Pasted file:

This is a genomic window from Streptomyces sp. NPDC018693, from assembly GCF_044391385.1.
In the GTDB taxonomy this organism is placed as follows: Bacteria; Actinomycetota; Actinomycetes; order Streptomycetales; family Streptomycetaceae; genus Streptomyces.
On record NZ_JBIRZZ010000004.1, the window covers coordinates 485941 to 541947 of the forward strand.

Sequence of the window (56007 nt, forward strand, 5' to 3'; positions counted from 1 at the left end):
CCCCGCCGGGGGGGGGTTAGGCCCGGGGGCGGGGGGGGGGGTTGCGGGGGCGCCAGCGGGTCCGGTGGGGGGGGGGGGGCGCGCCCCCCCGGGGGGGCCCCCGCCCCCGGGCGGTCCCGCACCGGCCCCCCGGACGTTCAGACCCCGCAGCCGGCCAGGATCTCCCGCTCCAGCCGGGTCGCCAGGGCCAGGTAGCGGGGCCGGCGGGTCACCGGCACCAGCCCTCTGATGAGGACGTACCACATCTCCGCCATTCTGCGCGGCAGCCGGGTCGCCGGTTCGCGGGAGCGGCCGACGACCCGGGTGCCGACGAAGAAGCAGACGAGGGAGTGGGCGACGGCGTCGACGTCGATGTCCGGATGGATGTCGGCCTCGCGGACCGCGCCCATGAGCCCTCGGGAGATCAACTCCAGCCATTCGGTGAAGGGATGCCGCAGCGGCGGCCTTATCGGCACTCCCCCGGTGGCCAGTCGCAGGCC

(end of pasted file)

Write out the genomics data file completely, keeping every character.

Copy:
This is a genomic window from Streptomyces sp. NPDC018693, from assembly GCF_044391385.1.
In the GTDB taxonomy this organism is placed as follows: Bacteria; Actinomycetota; Actinomycetes; order Streptomycetales; family Streptomycetaceae; genus Streptomyces.
On record NZ_JBIRZZ010000004.1, the window covers coordinates 485941 to 541947 of the forward strand.

Sequence of the window (56007 nt, forward strand, 5' to 3'; positions counted from 1 at the left end):
CCCCGCCGGGGGGGGGTTAGGCCCGGGGGCGGGGGGGGGGGTTGCGGGGGCGCCAGCGGGTCCGGTGGGGGGGGGGGGGCGCGCCCCCCCGGGGGGGCCCCCGCCCCCGGGCGGTCCCGCACCGGCCCCCCGGACGTTCAGACCCCGCAGCCGGCCAGGATCTCCCGCTCCAGCCGGGTCGCCAGGGCCAGGTAGCGGGGCCGGCGGGTCACCGGCACCAGCCCTCTGATGAGGACGTACCACATCTCCGCCATTCTGCGCGGCAGCCGGGTCGCCGGTTCGCGGGAGCGGCCGACGACCCGGGTGCCGACGAAGAAGCAGACGAGGGAGTGGGCGACGGCGTCGACGTCGATGTCCGGATGGATGTCGGCCTCGCGGACCGCGCCCATGAGCCCTCGGGAGATCAACTCCAGCCATTCGGTGAAGGGATGCCGCAGCGGCGGCCTTATCGGCACTCCCCCGGTGGCCAGTCGCAGGCC